The Internet - "information superhighway" - is a network of independent computer networks, both public and private, connecting millions of computers all over the globe.
It first appeared in 1969 as an experimental network used by the US Department of Defense. Later, it was used by universities and now it links universities, companies, associations, libraries, institutions and home-users all over the globe.
The data available is growing exponentially, comprising a large variety of information and services such as library catalogs and databases, sending and receiving e-mail, reading and downloading documents, checking current news and weather, joining discussion lists on virtually every topic, viewing works of art, shopping and much more.
Internet, actually supplements the traditional tools used to find information. "If used skillfully it shrinks the world and brings information and up-to-date knowledge on nearly every subject straight to your computer".
E-mail is the first and most popular Internet application that is represented as userid@domain
The userid or the login is the user name that identifies the individual, and the domain is the computer host from which users receive/send their e-mail. This domain is composed of subdomains:
|org=non profit organization||net=a net work organization|
Countries outside United States are identified by two letter codes in the domain:
uk = United Kingdom ca = Canada lb = Lebanon
Searching for an e-mail of a person can be a frustrating experience. If you know the person's institution or know that he is a member of a particular professional society, start by looking for a directory on that institution or society's Web site. If this does not work, the following Internet tools might help:
Netiquette, the Internet etiquette, is a set of rules of behavior that are expected from net users:
Keep your voice down; typing in capital letters is like screaming in cyberspace. If you want to emphasize something place * around the text. If you are subscribed to a mailing list or discussion group, read the FAQ file before sending any message and when you do send one make it as short as possible.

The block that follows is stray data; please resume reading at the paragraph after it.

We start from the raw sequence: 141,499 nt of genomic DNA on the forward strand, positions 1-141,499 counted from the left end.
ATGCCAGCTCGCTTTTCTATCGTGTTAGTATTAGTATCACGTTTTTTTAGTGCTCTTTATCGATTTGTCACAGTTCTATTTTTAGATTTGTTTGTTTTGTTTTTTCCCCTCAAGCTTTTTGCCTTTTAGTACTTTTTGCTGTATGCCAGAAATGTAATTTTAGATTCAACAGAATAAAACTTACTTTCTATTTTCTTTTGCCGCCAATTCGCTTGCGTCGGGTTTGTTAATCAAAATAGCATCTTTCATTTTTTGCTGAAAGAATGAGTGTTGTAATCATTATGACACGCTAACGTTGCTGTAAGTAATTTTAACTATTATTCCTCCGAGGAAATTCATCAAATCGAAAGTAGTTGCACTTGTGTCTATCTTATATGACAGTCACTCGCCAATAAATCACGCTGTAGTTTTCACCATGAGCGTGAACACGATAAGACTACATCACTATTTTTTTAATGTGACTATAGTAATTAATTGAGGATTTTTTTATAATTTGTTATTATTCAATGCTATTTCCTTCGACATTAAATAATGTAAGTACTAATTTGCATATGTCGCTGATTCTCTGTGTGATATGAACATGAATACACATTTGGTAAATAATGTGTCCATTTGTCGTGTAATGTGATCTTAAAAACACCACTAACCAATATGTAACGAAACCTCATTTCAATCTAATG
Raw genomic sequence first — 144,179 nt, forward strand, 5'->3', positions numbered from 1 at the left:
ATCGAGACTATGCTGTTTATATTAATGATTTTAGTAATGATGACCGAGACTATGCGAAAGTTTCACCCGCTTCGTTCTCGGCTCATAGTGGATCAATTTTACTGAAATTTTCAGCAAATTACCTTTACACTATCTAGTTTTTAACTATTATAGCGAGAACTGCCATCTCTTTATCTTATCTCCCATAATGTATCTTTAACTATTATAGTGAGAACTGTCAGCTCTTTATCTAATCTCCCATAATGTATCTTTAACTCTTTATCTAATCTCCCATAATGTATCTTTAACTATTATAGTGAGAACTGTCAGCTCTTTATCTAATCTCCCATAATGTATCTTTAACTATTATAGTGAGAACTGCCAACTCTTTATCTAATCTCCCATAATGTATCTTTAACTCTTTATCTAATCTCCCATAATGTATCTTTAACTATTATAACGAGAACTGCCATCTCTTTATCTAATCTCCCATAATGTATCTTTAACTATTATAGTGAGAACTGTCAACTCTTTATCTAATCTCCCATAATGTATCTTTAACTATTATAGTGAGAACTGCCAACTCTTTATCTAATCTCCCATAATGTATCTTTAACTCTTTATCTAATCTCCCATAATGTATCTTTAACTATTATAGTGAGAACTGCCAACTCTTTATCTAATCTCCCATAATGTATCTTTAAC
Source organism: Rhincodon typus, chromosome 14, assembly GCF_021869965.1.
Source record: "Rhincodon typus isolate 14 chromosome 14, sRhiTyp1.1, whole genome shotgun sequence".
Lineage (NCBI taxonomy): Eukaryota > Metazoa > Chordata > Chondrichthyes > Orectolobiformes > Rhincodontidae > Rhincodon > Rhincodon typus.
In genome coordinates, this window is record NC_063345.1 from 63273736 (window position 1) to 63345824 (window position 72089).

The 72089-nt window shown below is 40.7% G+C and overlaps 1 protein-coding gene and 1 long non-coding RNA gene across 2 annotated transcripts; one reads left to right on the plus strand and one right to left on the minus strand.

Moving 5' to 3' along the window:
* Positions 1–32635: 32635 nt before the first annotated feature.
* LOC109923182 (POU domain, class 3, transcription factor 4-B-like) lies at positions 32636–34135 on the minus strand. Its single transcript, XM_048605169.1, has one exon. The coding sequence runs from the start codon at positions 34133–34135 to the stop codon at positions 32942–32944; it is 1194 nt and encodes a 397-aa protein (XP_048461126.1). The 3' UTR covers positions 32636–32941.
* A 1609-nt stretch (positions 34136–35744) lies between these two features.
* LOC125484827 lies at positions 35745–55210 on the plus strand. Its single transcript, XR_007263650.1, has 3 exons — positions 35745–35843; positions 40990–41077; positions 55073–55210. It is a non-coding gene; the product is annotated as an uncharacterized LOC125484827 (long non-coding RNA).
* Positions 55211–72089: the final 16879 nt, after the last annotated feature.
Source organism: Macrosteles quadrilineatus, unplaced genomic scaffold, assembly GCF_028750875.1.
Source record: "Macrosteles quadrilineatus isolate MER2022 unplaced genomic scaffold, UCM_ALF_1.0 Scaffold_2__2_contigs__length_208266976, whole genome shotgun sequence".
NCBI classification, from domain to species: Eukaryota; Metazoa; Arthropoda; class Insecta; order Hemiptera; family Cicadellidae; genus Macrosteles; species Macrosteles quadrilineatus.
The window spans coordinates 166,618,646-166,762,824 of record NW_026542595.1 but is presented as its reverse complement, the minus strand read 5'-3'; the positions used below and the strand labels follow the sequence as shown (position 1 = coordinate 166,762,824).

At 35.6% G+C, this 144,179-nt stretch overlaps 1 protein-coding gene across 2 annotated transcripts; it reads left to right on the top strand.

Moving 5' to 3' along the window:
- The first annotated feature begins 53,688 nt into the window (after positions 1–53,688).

Some abbreviations that are frequently used in emails:
|btw||by the way||fyi||for your information|
|imho||in my humble opinion||tia||thanks in advance|
|bbl||be back later||b4||before|
|iow||in other words||nrn||no reply necessary|
|lol||laughs out loud||l8r||later|
Emoticons or Smilies are a series of letters (dashes, parenthesis and other punctuation marks) that sketch out a facial expression and can be read by tilting your head to the left. These are widely used in e-mails and newsgroups to indicate an emotion and to overcome the impersonal nature of the electronic medium.
Following are some of the most widely used ones:
|:D laughing||:-) happy||() hugging|
|:-@ screaming||:-o surprised||:* kiss|
|:**: remote kissing||: ( frowning||;-) winking|
|:-& tongue tied||:-( sad||:/) not funny|
Listservs are electronic discussion groups or mailing lists that allow users to communicate with others in a particular field of interest by receiving messages directly to their e-mail. This proved to be an effective way of communication with peers who share the same interests.
To join a listerserv, one should send an e-mail message to the listserv@address, leave the subject field blank and type at the message:
subscribe listname yourfirstname yourlastname
then one receives a message indicating that he/she is subscribed and requires the user to confirm registration.
The first message received, gives functions and basic information about the listserv, its contents and important commands including how to unsubscribe.
To see what Listservs are available search:
World Wide Web (Web), introduced in 1992, is the largest and most popular and user friendly multimedia interface used to navigate the Internet. The Web through its own hypertext transfer protocol (http) allows users to move from one document to another by simply clicking on the highlighted links. Many browsers allow users to navigate the Web such as Netscape or Internet Explorer.
Web documents have addresses called Uniform Resource Locator (URL). The anatomy of a URL has the following format:
Using URL users can go directly to a specific document, instead of selecting links from other documents. One should enter the URL as is, using capitals and lower case exactly as it appears on the URL, ex.